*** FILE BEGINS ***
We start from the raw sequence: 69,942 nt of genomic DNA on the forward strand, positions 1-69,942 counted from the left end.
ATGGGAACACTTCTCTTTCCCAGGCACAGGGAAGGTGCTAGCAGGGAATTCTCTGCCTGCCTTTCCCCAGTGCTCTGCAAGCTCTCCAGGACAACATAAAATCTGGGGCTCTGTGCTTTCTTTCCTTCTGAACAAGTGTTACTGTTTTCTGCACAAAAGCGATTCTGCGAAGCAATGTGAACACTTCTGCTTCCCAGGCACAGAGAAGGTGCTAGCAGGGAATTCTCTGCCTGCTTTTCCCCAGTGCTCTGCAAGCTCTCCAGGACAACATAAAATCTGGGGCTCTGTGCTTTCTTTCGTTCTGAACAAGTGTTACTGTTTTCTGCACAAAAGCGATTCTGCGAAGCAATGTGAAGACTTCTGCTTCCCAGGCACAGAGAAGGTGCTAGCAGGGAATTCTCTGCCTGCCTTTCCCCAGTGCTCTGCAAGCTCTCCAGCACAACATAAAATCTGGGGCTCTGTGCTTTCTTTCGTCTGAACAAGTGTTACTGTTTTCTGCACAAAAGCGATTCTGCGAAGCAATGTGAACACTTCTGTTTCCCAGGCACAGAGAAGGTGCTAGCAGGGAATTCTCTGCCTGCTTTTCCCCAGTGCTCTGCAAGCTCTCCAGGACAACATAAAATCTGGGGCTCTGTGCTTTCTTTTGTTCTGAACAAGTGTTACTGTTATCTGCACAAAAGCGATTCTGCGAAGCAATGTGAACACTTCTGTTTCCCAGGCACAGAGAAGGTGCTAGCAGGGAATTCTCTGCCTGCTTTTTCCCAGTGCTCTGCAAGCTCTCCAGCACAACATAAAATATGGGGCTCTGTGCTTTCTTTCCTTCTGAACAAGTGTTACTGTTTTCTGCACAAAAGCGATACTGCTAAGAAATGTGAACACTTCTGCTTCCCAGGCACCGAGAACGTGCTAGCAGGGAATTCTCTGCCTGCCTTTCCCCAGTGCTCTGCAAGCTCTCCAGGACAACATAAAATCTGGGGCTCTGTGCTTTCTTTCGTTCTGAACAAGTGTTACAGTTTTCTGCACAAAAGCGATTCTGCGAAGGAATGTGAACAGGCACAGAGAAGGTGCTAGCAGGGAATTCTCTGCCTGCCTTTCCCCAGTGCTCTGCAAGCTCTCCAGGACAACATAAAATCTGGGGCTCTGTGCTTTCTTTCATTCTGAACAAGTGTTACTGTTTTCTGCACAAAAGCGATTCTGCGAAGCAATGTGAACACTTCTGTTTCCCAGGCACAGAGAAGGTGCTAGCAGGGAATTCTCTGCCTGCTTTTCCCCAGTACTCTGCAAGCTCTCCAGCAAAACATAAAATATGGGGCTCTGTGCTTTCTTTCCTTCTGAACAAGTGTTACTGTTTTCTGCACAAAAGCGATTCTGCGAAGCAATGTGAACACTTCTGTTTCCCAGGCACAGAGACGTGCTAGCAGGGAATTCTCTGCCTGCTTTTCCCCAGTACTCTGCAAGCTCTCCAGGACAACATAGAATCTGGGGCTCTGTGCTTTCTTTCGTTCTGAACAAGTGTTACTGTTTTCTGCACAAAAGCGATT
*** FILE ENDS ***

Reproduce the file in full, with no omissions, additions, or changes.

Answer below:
We start from the raw sequence: 69,942 nt of genomic DNA on the forward strand, positions 1-69,942 counted from the left end.
ATGGGAACACTTCTCTTTCCCAGGCACAGGGAAGGTGCTAGCAGGGAATTCTCTGCCTGCCTTTCCCCAGTGCTCTGCAAGCTCTCCAGGACAACATAAAATCTGGGGCTCTGTGCTTTCTTTCCTTCTGAACAAGTGTTACTGTTTTCTGCACAAAAGCGATTCTGCGAAGCAATGTGAACACTTCTGCTTCCCAGGCACAGAGAAGGTGCTAGCAGGGAATTCTCTGCCTGCTTTTCCCCAGTGCTCTGCAAGCTCTCCAGGACAACATAAAATCTGGGGCTCTGTGCTTTCTTTCGTTCTGAACAAGTGTTACTGTTTTCTGCACAAAAGCGATTCTGCGAAGCAATGTGAAGACTTCTGCTTCCCAGGCACAGAGAAGGTGCTAGCAGGGAATTCTCTGCCTGCCTTTCCCCAGTGCTCTGCAAGCTCTCCAGCACAACATAAAATCTGGGGCTCTGTGCTTTCTTTCGTCTGAACAAGTGTTACTGTTTTCTGCACAAAAGCGATTCTGCGAAGCAATGTGAACACTTCTGTTTCCCAGGCACAGAGAAGGTGCTAGCAGGGAATTCTCTGCCTGCTTTTCCCCAGTGCTCTGCAAGCTCTCCAGGACAACATAAAATCTGGGGCTCTGTGCTTTCTTTTGTTCTGAACAAGTGTTACTGTTATCTGCACAAAAGCGATTCTGCGAAGCAATGTGAACACTTCTGTTTCCCAGGCACAGAGAAGGTGCTAGCAGGGAATTCTCTGCCTGCTTTTTCCCAGTGCTCTGCAAGCTCTCCAGCACAACATAAAATATGGGGCTCTGTGCTTTCTTTCCTTCTGAACAAGTGTTACTGTTTTCTGCACAAAAGCGATACTGCTAAGAAATGTGAACACTTCTGCTTCCCAGGCACCGAGAACGTGCTAGCAGGGAATTCTCTGCCTGCCTTTCCCCAGTGCTCTGCAAGCTCTCCAGGACAACATAAAATCTGGGGCTCTGTGCTTTCTTTCGTTCTGAACAAGTGTTACAGTTTTCTGCACAAAAGCGATTCTGCGAAGGAATGTGAACAGGCACAGAGAAGGTGCTAGCAGGGAATTCTCTGCCTGCCTTTCCCCAGTGCTCTGCAAGCTCTCCAGGACAACATAAAATCTGGGGCTCTGTGCTTTCTTTCATTCTGAACAAGTGTTACTGTTTTCTGCACAAAAGCGATTCTGCGAAGCAATGTGAACACTTCTGTTTCCCAGGCACAGAGAAGGTGCTAGCAGGGAATTCTCTGCCTGCTTTTCCCCAGTACTCTGCAAGCTCTCCAGCAAAACATAAAATATGGGGCTCTGTGCTTTCTTTCCTTCTGAACAAGTGTTACTGTTTTCTGCACAAAAGCGATTCTGCGAAGCAATGTGAACACTTCTGTTTCCCAGGCACAGAGACGTGCTAGCAGGGAATTCTCTGCCTGCTTTTCCCCAGTACTCTGCAAGCTCTCCAGGACAACATAGAATCTGGGGCTCTGTGCTTTCTTTCGTTCTGAACAAGTGTTACTGTTTTCTGCACAAAAGCGATT